Long days give anglers opportunity
Expect a busy week ahead on our local lakes. There are numerous activities such as boat parades and the annual July 4 fireworks display in Heartland Park (which is amazing to watch while anchored in a boat on the Fish Hook River), but boaters wil...
Expect a busy week ahead on our local lakes. There are numerous activities such as boat parades and the annual July 4 fireworks display in Heartland Park (which is amazing to watch while anchored in a boat on the Fish Hook River), but boaters will need to use caution, exhibit respect for others using the lakes and have patience at the public landings during this holiday stretch.
Anglers often question what the influx of activity on the lakes does to the fish. Honestly, it's impossible to know until you actually go out fishing. Positive or negative, the fish will let you know once you drop a line.
Choosing a quiet time of day to fish is advantageous for those wanting to avoid the constant bustle of boats. The end of the evening, just before dark can be a good time to fish, especially since the fish are commonly cooperative.
Yet another choice that many people overlook is early morning. Not 8 or 9 a.m., early (imagine watching the sunrise).
Yes, you'll miss out on sleeping in and coffee on the deck as you listen to the loons sing, but morning can be fantastic when it comes to fish activity.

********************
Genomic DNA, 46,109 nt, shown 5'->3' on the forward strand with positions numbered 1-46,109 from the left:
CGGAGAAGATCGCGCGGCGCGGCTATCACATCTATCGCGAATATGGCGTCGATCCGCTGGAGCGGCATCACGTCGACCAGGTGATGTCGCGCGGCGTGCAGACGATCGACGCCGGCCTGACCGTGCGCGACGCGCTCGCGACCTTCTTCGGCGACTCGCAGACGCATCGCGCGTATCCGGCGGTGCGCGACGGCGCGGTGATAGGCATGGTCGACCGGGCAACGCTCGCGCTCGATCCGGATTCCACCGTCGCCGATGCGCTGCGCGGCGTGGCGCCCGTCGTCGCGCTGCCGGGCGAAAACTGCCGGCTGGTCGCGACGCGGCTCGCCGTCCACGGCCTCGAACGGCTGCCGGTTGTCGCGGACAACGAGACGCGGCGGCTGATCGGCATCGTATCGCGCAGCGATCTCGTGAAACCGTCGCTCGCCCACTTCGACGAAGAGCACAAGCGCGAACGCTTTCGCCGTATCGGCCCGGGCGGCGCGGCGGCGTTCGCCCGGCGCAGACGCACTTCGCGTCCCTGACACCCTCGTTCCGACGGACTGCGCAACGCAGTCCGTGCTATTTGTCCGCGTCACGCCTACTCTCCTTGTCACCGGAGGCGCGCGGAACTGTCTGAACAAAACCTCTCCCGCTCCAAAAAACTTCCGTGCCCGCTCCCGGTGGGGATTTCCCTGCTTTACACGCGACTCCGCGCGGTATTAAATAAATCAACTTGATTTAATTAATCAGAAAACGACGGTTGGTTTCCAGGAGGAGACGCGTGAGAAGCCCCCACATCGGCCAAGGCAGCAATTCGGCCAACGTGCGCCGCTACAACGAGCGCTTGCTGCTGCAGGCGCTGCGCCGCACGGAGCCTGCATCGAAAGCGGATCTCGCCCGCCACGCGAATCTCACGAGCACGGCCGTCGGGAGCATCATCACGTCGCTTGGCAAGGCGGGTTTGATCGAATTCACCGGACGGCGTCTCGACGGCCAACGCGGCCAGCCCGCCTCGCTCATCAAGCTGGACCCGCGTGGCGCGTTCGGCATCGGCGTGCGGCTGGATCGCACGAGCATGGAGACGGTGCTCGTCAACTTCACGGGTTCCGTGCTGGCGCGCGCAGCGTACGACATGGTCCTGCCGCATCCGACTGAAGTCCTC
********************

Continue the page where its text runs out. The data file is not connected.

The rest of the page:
Think about this; the majority of our lakes are very clean with great water clarity. The fish rely upon their sense of sight to ambush prey. Of course the other senses additionally function to aid in eating, but sight is most important.
In the evening, once the sun goes down and the amount of ambient light available beneath the surface diminishes, fish utilize their other senses to locate forage. The process becomes much more complicated without the ability to see.
Species like walleye don't have trouble seeing after dark, but other species temporarily halt their feeding activity. When morning arrives and the underwater world again has light, the fish begin to actively feed.
Those two periods, morning and evening, probably see the most anglers on the water no matter the month. But right now northern Minnesota has some of the longest days of the year. The atmosphere has good ambient lighting from about 5 a.m. until approximately 10 p.m.
With these long days, fish feed in bursts or sometimes even consistently throughout the entire day and this is not necessarily limited to specific species.
For instance, many people don't think about catching walleyes in the middle of the day, especially around the Fourth of July.
Yet that mid-day walleye bite can be very good on a number of local lakes. Larger bodies of water usually offer a much better opportunity since those lakes simply have a greater number of fish. Although you can't just cast a lure in anywhere and get a bite, once you do locate some walleye on the larger lakes, the number of fish in a school is sometimes larger compared to smaller bodies of water.
With the stretch of warm weather, expect those mid-day walleyes to be in fairly deep water or possibly suspended in very deep water.